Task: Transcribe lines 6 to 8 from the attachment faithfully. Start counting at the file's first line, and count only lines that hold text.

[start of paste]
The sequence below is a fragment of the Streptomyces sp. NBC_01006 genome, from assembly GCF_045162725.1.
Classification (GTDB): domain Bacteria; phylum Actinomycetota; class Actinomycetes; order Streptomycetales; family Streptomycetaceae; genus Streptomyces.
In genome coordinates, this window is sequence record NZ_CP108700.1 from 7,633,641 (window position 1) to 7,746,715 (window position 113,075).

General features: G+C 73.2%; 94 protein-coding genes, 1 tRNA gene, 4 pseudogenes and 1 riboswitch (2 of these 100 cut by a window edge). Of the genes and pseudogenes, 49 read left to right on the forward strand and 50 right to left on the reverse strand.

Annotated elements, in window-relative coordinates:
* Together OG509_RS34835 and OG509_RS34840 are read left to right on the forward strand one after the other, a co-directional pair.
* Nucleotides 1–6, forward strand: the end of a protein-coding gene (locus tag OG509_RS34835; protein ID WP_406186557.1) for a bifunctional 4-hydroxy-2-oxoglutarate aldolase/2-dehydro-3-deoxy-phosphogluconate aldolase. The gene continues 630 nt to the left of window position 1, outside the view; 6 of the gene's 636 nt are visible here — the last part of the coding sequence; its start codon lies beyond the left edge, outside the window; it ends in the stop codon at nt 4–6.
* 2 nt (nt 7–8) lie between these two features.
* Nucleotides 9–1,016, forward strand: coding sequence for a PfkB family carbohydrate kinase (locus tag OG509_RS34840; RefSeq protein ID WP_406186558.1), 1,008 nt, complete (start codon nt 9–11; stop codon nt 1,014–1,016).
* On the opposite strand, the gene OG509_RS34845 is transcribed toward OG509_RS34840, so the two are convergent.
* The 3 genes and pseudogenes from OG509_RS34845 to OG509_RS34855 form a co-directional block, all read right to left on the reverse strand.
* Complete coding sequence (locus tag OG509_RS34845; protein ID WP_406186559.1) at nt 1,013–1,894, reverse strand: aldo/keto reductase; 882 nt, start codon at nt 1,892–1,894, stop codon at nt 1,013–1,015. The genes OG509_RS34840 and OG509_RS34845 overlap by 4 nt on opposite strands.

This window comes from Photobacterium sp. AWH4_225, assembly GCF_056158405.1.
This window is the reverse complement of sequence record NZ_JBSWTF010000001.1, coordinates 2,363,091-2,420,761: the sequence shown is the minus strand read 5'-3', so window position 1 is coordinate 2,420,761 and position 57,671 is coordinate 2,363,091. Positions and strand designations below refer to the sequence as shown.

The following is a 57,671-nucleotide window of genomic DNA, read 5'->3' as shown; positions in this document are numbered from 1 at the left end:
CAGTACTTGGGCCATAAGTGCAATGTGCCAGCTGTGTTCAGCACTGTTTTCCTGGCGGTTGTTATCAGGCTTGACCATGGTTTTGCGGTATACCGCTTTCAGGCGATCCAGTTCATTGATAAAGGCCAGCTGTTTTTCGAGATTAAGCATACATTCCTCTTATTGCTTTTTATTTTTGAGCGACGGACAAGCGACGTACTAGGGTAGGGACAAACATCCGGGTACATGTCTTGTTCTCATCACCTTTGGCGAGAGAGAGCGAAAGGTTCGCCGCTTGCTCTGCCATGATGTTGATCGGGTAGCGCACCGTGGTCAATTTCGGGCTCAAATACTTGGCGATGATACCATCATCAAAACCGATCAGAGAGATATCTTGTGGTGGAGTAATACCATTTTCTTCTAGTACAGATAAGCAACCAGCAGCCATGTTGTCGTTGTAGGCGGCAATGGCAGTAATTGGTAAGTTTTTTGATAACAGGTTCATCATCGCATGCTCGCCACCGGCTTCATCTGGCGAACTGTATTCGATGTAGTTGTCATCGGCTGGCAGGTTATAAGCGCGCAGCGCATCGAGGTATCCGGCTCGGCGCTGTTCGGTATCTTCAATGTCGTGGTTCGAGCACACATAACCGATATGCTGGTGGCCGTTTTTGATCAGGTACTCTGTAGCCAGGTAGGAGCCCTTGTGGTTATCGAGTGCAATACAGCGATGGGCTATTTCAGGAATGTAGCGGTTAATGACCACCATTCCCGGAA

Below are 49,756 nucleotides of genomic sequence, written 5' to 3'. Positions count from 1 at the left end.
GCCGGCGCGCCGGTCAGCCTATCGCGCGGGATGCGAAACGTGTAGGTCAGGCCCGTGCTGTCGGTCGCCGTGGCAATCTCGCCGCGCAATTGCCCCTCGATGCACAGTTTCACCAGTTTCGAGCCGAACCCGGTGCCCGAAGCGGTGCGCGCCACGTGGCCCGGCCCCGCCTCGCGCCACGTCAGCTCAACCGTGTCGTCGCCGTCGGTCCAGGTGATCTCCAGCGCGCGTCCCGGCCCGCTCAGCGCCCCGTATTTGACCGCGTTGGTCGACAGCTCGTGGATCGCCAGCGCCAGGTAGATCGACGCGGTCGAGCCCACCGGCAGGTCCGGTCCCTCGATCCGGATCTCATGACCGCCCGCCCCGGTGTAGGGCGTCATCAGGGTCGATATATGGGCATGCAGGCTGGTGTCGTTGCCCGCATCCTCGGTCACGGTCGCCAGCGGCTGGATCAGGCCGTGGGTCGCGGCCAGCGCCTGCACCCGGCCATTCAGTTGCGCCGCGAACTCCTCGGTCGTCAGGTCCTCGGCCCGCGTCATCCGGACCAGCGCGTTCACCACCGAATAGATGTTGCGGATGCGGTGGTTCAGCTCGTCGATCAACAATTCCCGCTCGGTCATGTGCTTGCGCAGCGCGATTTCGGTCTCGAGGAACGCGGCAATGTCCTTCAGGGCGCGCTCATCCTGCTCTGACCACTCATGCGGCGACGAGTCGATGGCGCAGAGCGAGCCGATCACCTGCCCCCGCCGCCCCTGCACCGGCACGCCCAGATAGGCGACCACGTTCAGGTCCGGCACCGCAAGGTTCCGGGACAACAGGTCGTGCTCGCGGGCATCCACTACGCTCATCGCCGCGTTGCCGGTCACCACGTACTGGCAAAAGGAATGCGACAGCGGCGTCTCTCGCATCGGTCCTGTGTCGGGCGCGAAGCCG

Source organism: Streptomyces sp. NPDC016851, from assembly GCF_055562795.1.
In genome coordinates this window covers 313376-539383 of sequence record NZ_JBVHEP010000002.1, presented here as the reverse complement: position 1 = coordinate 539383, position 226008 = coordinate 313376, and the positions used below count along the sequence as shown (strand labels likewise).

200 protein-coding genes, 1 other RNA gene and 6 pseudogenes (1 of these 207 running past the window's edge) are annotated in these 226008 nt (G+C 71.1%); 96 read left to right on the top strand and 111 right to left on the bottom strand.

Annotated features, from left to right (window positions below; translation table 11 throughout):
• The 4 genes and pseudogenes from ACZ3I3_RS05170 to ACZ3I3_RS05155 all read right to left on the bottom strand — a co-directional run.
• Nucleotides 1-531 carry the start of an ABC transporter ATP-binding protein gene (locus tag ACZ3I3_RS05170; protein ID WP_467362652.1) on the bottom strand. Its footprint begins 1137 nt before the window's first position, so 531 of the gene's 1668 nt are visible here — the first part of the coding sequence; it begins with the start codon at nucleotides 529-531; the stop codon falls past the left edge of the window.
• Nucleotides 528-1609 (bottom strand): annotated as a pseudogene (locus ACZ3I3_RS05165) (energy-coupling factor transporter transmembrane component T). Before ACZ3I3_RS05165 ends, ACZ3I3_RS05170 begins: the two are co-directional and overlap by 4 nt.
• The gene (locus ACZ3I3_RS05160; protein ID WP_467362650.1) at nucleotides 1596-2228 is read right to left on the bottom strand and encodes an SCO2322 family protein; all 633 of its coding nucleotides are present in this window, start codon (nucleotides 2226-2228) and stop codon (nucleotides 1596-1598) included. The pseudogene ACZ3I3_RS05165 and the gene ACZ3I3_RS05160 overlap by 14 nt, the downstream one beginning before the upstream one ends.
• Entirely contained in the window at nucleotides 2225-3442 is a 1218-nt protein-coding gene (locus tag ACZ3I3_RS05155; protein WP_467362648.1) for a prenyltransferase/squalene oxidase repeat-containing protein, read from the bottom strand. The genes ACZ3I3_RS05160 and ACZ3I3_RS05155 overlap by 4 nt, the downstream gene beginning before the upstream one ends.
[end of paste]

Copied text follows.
* Together OG509_RS34835 and OG509_RS34840 are read left to right on the forward strand one after the other, a co-directional pair.
* Nucleotides 1–6, forward strand: the end of a protein-coding gene (locus tag OG509_RS34835; protein ID WP_406186557.1) for a bifunctional 4-hydroxy-2-oxoglutarate aldolase/2-dehydro-3-deoxy-phosphogluconate aldolase. The gene continues 630 nt to the left of window position 1, outside the view; 6 of the gene's 636 nt are visible here — the last part of the coding sequence; its start codon lies beyond the left edge, outside the window; it ends in the stop codon at nt 4–6.
* 2 nt (nt 7–8) lie between these two features.